Blackhawks sign Connor Murphy to 4-year extension, cementing new defensive core
Murphy, already by far the Hawks’ longest-tenured defenseman, will carry a $4.4 million cap hit through 2026.
The Blackhawks’ new defensive core is now completely locked in contractually.
Connor Murphy signed a four-year extension Tuesday that will keep him in Chicago well into his 30s, cementing his spot alongside new additions Seth Jones and Jake McCabe as the three defensemen signed for the long term.
Murphy’s extension, which starts in 2022-23 and continues through 2025-26, carries a $4.4 million cap hit — a slight increase over the $3.85 million hit for his previous contract.
“When we acquired Connor in the summer of 2017, we had visions of him growing as both a player and leader in our organization for many years,” general manager Stan Bowman said in a statement.
“He has transformed into a defenseman capable of matching up with the opponent’s best players and someone we trust to help us preserve a lead in the final minutes. Connor’s voice carries weight in our locker room as a veteran presence, and we’re thrilled that his development and leadership will continue as a Blackhawk.”
With Duncan Keith leaving and Brent Seabrook retiring earlier this year, Murphy — a stalwart on the Hawks’ back end the last four seasons — became the team’s longest-tenured active defenseman by a considerable margin. But before Tuesday’s news, the 28-year-old Ohioan was staring down the possibility of unrestricted free agency next summer.
Even before Keith’s departure, however, Murphy had somewhat taken over as the Hawks’ de facto No. 1 defenseman, the guy coach Jeremy Colliton trusted most among his shaky defense.
He barely trailed Keith in minutes per game last season (at 22:09, easily a career high), but often played the last two or three minutes of close games.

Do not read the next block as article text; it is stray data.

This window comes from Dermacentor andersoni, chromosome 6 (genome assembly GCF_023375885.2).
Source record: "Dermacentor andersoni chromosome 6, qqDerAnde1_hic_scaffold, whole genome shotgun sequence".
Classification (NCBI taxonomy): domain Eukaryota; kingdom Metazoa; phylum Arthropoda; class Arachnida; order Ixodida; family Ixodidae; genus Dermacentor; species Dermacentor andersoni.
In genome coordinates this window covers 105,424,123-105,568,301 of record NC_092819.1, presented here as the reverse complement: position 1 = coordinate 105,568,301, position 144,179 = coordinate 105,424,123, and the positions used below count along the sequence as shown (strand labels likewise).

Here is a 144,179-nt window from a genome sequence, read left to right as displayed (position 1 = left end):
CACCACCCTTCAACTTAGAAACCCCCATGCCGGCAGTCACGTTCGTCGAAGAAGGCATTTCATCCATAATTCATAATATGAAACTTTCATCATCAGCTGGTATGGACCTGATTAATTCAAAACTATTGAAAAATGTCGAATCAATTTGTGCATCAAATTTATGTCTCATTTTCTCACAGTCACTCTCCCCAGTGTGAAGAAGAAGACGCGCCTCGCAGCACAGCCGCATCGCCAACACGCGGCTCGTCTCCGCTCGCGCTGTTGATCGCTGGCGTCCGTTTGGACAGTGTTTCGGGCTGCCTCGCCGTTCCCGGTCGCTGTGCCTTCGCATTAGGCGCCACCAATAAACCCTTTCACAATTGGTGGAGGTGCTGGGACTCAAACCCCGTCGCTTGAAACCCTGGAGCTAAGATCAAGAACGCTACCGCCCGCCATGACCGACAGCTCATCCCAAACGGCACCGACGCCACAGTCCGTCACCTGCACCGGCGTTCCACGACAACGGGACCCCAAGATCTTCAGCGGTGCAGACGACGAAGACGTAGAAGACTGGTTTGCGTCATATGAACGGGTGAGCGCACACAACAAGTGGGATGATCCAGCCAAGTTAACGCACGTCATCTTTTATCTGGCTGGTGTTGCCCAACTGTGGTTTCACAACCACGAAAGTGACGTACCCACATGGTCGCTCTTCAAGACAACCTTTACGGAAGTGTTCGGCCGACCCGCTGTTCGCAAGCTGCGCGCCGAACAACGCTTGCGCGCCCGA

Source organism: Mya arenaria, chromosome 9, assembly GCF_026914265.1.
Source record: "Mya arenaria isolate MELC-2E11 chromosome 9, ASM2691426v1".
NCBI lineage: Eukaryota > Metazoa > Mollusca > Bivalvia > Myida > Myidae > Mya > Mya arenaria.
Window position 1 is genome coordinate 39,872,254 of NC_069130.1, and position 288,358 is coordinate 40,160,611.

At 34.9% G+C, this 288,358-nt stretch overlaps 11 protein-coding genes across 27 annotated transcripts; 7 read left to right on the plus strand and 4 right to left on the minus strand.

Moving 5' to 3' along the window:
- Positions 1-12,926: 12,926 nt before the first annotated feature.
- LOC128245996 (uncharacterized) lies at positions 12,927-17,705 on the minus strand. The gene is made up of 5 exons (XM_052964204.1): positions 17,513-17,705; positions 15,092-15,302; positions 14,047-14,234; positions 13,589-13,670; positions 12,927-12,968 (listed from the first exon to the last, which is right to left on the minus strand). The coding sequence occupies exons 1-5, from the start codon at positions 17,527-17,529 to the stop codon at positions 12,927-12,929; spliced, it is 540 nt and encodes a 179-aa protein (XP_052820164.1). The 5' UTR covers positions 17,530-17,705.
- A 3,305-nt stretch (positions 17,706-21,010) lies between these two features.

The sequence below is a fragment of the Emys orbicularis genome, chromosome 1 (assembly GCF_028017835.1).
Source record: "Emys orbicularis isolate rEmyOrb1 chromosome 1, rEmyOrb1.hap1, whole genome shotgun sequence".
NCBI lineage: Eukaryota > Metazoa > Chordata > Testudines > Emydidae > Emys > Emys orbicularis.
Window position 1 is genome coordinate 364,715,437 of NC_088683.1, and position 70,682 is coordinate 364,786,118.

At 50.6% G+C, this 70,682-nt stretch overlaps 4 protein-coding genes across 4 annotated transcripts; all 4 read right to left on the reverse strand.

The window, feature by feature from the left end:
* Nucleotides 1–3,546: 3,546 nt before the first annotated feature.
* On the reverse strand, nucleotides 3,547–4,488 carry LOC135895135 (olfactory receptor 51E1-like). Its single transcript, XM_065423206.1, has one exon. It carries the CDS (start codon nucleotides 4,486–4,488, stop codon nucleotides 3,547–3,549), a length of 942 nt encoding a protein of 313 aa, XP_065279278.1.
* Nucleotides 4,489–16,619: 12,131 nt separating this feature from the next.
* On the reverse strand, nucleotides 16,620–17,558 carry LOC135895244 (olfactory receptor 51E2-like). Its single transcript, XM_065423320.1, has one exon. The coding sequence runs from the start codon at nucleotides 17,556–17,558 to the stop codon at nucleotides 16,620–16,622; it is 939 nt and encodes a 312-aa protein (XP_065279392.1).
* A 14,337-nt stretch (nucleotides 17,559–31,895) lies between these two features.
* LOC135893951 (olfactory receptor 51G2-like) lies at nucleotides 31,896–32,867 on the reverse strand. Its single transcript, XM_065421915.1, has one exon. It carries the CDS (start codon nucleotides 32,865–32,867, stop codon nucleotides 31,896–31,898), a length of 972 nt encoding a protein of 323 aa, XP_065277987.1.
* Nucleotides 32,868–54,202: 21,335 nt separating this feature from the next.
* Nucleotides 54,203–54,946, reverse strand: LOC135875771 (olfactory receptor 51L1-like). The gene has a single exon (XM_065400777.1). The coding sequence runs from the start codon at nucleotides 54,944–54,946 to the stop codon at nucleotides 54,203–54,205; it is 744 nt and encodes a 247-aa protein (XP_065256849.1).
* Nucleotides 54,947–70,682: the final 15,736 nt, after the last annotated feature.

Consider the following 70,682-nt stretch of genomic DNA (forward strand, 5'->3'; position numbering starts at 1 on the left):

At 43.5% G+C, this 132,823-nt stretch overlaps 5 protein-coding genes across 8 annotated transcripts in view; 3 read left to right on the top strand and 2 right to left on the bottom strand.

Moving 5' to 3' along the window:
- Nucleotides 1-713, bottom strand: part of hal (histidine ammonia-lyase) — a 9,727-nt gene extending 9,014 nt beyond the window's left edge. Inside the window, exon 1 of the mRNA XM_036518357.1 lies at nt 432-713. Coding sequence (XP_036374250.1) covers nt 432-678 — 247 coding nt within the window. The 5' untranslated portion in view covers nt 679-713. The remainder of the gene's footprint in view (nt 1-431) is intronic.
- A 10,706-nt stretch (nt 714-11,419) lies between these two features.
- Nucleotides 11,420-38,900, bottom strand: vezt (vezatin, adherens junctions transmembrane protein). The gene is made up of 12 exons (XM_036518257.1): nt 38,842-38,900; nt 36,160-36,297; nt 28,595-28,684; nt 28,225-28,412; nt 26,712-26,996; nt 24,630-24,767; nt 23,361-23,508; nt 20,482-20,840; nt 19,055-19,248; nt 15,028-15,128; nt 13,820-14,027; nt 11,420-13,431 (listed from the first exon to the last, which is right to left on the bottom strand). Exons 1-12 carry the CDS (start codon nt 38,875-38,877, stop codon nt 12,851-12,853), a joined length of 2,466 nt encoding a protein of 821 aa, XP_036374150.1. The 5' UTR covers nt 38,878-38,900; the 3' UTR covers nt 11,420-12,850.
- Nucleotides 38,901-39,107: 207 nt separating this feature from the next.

“[Murphy is] the guy when we’re defending a lead,” Colliton said in April. “He’s got to be out there. He’s the best at defending and getting us out of the D-zone, being physical, getting stops.”
Only an average offensive threat from the blue line, Murphy had 15 points in 50 games. His point total has landed between 13 and 19 all four years with the Hawks. But defensively, Murphy helped keep afloat a porous group as much as possible.
He led all regular Hawks defensemen with a 48.9% expected goals ratio at even strength despite facing the toughest matchups in the most difficult locations — he started only 14.2% of his shifts in the offensive zone, lowest among Hawks defensemen (Keith, conversely, started 30% of his there). Murphy also delivered better results on the penalty kill than Keith or Nikita Zadorov.
Meanwhile, Murphy assumed a temporary alternate-captain role — one that’s likely to become permanent this season — and made so many Zoom interview appearances that he became the clear voice of the defensive corps.
He has become one of the most common voices (and faces) of the Hawks around Chicago, too, with heavy involvement in community-service activities.
“I’m pumped to be in Chicago for the next five years,” Murphy said in a video announcing — simultaneously with his signing — a fundraiser for meals for frontline workers.
The much-criticized 2017 trade that sent Niklas Hjalmarsson to the Coyotes for Murphy has, in retrospect, emerged as one of Bowman’s wisest moves during his various team teardowns.
Hjalmarsson retired this summer, whereas Murphy has become the same type of reliable defensive defenseman Hjalmarsson used to be. The Hawks simply hope he can maintain that high performance level for the next five seasons.